Australian archbishop: Church under attack for its stance on marriage
“Faced with this, the church can either compromise and face irrelevance, or continue to teach Christ’s truth about marriage, life and love, and pray that the world will listen,” Archbishop Barry Hickey, retired archbishop of Perth, told pilgrims at the International Eucharistic Congress June 12.
The archbishop told a packed conference hall that “only a few years ago one could safely assume that our understanding of marriage was generally accepted,” but this is no longer the case.
“Increasingly marriage is being promoted as only one of the many options in human sexual relationships,” he said. “Recent years have witnessed a sharp rise in cohabitation before marriage. These so-called partnerships are even taking the place of marriage.”
He said that “adding to this is the pressure to change the very definition of marriage from a union of a man and a woman to a union of two persons of the same sex.”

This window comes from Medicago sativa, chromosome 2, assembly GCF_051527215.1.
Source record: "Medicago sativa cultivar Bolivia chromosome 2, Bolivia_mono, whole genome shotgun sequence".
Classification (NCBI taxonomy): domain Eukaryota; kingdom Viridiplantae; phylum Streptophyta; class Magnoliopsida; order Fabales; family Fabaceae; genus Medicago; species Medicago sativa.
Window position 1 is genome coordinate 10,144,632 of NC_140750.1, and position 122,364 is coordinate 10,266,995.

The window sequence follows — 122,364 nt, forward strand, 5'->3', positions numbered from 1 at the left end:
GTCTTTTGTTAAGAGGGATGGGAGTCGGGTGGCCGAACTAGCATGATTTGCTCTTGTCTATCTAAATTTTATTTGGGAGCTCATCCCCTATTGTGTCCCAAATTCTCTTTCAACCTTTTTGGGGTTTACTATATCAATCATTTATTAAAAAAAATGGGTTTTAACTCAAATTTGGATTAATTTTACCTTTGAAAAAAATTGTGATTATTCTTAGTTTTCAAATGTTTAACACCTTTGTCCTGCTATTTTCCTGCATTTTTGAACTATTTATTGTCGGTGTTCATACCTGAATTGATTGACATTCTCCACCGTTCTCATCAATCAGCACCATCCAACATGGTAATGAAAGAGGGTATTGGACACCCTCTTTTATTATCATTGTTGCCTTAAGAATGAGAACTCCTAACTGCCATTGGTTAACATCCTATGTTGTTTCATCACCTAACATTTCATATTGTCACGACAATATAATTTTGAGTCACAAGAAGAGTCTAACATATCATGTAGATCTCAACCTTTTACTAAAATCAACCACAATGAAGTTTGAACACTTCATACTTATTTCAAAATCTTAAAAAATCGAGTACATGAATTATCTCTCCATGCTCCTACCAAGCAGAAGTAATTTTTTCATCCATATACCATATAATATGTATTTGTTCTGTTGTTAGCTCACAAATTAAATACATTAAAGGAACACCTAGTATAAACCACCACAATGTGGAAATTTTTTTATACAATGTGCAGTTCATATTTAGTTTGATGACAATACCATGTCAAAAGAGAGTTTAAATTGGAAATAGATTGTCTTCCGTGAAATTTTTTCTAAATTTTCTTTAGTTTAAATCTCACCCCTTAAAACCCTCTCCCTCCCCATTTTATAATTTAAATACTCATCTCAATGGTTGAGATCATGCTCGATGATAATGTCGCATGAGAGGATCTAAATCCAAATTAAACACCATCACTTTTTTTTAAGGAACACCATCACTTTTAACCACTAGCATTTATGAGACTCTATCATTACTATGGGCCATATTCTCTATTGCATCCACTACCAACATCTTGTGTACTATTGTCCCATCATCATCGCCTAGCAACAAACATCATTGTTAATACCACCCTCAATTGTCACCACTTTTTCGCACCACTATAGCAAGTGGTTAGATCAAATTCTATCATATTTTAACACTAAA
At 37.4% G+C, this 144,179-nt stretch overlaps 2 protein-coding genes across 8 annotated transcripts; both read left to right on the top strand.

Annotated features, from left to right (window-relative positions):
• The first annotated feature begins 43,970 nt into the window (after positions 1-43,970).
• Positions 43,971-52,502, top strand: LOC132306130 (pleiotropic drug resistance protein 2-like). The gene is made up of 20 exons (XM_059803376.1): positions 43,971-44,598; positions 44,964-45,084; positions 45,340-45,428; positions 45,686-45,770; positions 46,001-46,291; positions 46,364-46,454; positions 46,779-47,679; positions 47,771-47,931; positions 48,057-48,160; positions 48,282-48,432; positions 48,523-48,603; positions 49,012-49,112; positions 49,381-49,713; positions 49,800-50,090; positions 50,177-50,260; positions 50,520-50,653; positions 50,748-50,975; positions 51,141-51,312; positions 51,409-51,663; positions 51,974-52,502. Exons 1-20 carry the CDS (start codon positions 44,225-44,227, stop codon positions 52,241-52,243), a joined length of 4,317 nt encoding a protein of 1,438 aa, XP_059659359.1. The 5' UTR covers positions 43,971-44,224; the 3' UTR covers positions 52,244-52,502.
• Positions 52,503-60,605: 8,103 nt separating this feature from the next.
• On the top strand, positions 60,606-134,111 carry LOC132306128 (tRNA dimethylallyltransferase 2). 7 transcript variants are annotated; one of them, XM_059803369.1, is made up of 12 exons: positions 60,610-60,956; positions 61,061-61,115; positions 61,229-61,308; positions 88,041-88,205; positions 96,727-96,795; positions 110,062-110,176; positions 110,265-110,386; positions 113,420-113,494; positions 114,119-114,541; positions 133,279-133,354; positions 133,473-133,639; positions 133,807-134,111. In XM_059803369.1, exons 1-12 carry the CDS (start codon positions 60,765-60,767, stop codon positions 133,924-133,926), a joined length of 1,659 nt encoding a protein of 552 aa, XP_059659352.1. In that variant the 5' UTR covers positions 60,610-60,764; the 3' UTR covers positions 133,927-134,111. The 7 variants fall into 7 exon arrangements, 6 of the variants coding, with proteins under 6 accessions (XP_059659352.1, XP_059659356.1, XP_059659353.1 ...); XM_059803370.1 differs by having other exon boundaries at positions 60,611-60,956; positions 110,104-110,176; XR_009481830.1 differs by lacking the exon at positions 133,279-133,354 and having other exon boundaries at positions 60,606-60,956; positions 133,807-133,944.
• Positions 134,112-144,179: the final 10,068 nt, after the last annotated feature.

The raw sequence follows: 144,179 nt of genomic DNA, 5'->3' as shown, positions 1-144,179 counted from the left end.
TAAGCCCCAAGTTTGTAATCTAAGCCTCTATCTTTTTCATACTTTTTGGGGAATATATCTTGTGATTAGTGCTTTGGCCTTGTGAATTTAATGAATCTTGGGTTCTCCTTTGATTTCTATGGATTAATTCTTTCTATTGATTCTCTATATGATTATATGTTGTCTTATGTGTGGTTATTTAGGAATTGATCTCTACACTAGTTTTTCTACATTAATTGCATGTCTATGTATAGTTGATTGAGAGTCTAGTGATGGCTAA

“The ideal of Christian marriage is under great threat,” he warned.
He said that “the availability of easy divorce undermines the strength of commitment that true marriage requires and encourages the view that marriage is no longer a permanent contract.”
The archbishop said that “this worsening situation is all around us, yet it is rarely the subject of political debate.
“It calls for urgent action at all levels of society. The family is under threat because the institution of marriage is being undermined,” he said.
The June 12 events at the congress concentrated specifically on marriage and the family. While the bright sunshine that marked the opening days was replaced by dark clouds and rain showers, spirits were not dampened as many parents brought along their children. A special “children’s space” allowed for a celebration of faith in song, dance and animation while adults attended the speeches and workshops.
In his address to the congress, Carl Anderson, supreme knight of the Knights of Columbus, criticized a tendency to see marriage merely as a contract. [More]